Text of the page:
I’ve read and loved all of Rebecca Mascull’s novels, but The Wild Air was my favourite yet. Set in the Edwardian era and the world of early aviation, it is the story of Della Dobbs and her extraordinary flying adventure.
In Edwardian England, aeroplanes are a new, magical invention, while female pilots are rare indeed.
When shy Della Dobbs meets her mother’s aunt, her life changes forever. Great Auntie Betty has come home from Kitty Hawk, North Carolina, across whose windswept dunes the Wright Brothers tested their historic flying machines. Della develops a burning ambition to fly and Betty is determined to help her.
But the Great War is coming and it threatens to destroy everything – and everyone – Della loves.
Uplifting and page-turning, THE WILD AIR is a story about love, loss and following your dreams against all odds.
Although it doesn’t have a particularly fast paced plot, this novel is a page turner. One thing Rebecca Mascull does exceptionally well is characterisation. She has us fall in love with a character, hooks us to their situation or predicament so intensely that we have no choice but to read on until the end. For me, the protagonist, Della, was so real that she walked right off the page, as did Betty, Pop, Dud, Mam and Cleo. The relationships between the characters are complex I could almost feel the emotions pass between them.
Della encounters obstacle after obstacle on her quest to become a pilot, and the authenticity of the era and setting reveals the shocking reality of the sexism and violence that aviatrices had to face for simply wanting to fly. Della is an intriguing character. While it’s great to have gutsy, ‘tomboy’ female characters, these days this can be overdone. Della was a breath of fresh air- she is a quiet, dutiful daughter who tinkers with bicycles in her spare time. It made her defiance, and her journey to self discovery, all the more satisfying. I felt like I was watching her grow as a person with my own eyes, and I found myself rooting for her from the very first page.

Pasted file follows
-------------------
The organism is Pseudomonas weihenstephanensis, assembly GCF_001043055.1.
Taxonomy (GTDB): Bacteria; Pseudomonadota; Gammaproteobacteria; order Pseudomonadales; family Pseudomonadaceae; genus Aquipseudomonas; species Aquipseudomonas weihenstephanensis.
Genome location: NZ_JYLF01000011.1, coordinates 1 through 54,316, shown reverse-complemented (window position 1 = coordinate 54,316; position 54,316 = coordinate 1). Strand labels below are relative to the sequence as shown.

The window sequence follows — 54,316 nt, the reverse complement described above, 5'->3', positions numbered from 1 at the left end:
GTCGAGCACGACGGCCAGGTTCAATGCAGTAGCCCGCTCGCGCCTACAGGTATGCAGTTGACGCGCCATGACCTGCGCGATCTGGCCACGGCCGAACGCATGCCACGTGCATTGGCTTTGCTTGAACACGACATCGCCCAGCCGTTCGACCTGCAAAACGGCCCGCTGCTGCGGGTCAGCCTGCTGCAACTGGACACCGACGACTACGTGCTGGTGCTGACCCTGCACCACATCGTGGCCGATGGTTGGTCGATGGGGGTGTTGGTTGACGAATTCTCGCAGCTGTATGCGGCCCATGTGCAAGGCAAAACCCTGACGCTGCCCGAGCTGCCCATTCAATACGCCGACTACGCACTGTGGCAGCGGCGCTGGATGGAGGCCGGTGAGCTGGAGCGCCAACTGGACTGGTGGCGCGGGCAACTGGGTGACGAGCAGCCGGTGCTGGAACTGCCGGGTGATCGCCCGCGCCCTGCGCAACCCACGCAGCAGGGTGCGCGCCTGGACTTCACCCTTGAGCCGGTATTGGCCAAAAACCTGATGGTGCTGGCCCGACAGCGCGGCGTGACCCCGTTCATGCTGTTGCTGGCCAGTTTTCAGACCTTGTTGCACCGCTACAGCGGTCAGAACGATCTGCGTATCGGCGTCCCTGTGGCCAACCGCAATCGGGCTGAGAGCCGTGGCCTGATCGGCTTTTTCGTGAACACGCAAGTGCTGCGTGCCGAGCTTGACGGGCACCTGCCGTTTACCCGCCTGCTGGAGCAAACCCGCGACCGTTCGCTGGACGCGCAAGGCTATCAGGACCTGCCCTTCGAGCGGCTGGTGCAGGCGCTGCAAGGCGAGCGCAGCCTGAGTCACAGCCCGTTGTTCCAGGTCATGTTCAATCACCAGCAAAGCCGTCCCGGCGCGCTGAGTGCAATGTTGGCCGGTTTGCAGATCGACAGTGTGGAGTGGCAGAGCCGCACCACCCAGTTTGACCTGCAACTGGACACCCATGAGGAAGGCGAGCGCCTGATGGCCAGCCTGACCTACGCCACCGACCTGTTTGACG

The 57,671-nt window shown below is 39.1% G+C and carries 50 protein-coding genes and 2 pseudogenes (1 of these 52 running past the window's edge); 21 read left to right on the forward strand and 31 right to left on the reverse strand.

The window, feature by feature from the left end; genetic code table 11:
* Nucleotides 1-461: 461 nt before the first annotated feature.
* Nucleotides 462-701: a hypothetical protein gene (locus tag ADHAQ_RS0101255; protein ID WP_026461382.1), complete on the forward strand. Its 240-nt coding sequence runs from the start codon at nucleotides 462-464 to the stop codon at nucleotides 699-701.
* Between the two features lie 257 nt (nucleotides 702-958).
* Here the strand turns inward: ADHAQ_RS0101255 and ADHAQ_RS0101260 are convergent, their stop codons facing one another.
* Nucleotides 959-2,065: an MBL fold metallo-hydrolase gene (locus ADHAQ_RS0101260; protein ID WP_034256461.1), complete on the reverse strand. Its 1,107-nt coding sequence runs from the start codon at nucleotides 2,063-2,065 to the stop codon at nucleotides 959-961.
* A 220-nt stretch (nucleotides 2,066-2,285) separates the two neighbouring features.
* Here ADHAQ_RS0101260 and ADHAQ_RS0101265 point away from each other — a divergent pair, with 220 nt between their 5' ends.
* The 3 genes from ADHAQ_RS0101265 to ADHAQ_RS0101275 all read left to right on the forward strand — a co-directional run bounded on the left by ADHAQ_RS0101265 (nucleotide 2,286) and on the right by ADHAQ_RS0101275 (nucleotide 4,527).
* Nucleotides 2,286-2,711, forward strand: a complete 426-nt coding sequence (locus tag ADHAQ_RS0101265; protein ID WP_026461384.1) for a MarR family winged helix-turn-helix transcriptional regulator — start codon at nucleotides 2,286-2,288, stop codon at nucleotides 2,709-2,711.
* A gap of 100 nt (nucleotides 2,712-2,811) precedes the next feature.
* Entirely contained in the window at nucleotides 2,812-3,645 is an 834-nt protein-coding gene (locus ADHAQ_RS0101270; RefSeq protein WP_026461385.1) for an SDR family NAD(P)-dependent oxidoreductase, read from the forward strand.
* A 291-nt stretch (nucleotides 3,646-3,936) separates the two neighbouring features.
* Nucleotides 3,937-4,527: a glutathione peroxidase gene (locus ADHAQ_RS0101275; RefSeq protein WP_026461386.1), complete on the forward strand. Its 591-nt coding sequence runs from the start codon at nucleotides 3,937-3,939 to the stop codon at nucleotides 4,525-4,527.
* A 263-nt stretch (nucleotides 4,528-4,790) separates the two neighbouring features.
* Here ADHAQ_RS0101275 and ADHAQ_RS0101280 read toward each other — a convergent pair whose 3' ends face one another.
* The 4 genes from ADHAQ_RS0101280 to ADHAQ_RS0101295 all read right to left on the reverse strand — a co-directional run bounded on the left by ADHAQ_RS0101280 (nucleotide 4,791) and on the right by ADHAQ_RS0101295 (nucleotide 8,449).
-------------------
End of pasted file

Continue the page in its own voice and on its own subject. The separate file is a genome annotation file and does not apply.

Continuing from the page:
The writing, as usual, is exquisite- especially the flying descriptions. A blend of poetry and aviation jargon! The novel is written in the third person but Rebecca has still managed to capture Della’s voice. She doesn’t speak as eloquently or as metaphorically as the protagonists of previous books, but this reflects Della’s social class, upbringing and beautiful simplicity. “Della talked aloud to herself. She did that when it was marvellous and she revelled in the complete wonder of flying, the secret joy of it. Or when it was bad. When the mist came down or the wind got up something terrible and she was fighting the weather in order to come back alive.”
Also intertwined with the main plot is a beautiful, very pure but not at all cheesy love story, through which Rebecca contrasts the freedom of the skies with the despair and horror of the war. I also love how she included some research at the end of the book about female aviatrices of this era so as to bring their stories to light.
I was captivated by this novel and I’ll never look at an airplane the same again!